Dachshund

Hotdog. Wiener dog. Sausage dog. To be sure, there is no other dog with quite as many nicknames as the Dachshund. The names arise from the Dachshund dogs’ unique shape – long body, short, crooked legs – the very same shape that endears them to their owners and dog lovers in general.

However, despite its somewhat comical appearance and even more comical, if a bit disparaging names, Dachshunds were once noble hunting dogs used to hunt badger.

Origins
It is not clear where the Dachshund originates from. But there is a theory that the breed may date back to Ancient Egypt. Indeed, many hieroglyphics prominently feature the Dachshund as a companion dog during hunting.

Another account states that the breed is actually a creation of European Dachshund breeders who combined elements of German, French and English hounds and terriers to produce the modern, long-bodied, short-legged Dachshund.

The breed was a particular favorite among members of royalty and was kept in many a royal court all over Europe. Queen Victoria of England had several Dachshund in many of her castles.

Caring For It
The Dachshund is a sturdy dog so there is little to worry about other than the ailments that commonly beset dogs. To keep the dog healthy, there are a few basic rules to remember:

Vaccination – This is an important step to maintain your dachshund’s health. Do it the first time you get your dog, and then yearly afterwards to boost its immunity to diseases.

High-grade Food– Dachshunds need vitamins and nutrients to keep their body strong and healthy. Be sure to use only high quality product fortified with vitamins and minerals to feed your dog. However, avoid over-feeding your Dachshund dog as the breed gains weight very rapidly. This is especially true among adult Dachshunds whose metabolism has already slowed down due to age.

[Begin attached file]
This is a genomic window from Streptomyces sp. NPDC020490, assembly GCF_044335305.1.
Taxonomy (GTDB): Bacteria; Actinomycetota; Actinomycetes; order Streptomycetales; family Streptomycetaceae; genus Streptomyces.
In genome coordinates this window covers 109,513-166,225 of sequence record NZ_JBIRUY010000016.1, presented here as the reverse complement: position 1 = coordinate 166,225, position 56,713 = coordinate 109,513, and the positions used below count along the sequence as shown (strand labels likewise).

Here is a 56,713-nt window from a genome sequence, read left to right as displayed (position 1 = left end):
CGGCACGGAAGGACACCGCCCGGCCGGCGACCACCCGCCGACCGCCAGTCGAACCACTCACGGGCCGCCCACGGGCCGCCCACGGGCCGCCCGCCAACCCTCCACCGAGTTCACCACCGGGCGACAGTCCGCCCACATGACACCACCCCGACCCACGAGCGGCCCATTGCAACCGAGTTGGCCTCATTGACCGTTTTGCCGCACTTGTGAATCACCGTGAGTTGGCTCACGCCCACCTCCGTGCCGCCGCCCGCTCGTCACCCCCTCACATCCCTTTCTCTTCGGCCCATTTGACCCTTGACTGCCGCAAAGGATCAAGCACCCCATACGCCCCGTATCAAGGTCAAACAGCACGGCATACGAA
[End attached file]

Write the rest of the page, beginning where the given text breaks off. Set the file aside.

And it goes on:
For puppies, begin by mixing small portions of the food that was given by the breeder or previous owner with nutrient-balanced food. This is done because any sudden changes in the dog’s diet may cause digestive problems.

Socialize – Your Dachshund is a social creature that needs constant attention from its master and the people around it. However, because the breed possesses a spritely temperament, it irritates very easily. Make certain that your Dachshund is already used to having people and other pets around them before you expose them with your friends, members of the family, and especially small children.

Housing – Before you get a Dachshund it is important that you first decide whether you want to keep the dog inside the house or not. This all depends on your personal situation. With the Dachshund high energy, it might be difficult to keep him within the confines of your house, especially if you have a small space. Your large backyard might be more appropriate. On the other hand, you can also choose to keep your dog inside the house. Just be sure to choose a place or corner where you can house your pet without it getting in the way of the general traffic in your home.

Training – The Dachshund has a willful personality. Although an intelligent breed, their stubbornness can make it difficult for you to train them. It takes perseverance and lots of patience to train a Dachshund. If you want some results, let the dog know who is in charge.

Exercise– The breed has lots of energy, which must be channeled properly. Exercise your dog by taking him out for a walk on a regular basis. However, when you let your dog out, be sure not to let him jump or leap up. The Dachshund’s long spine makes the breed particularly susceptible to spinal cord injury.

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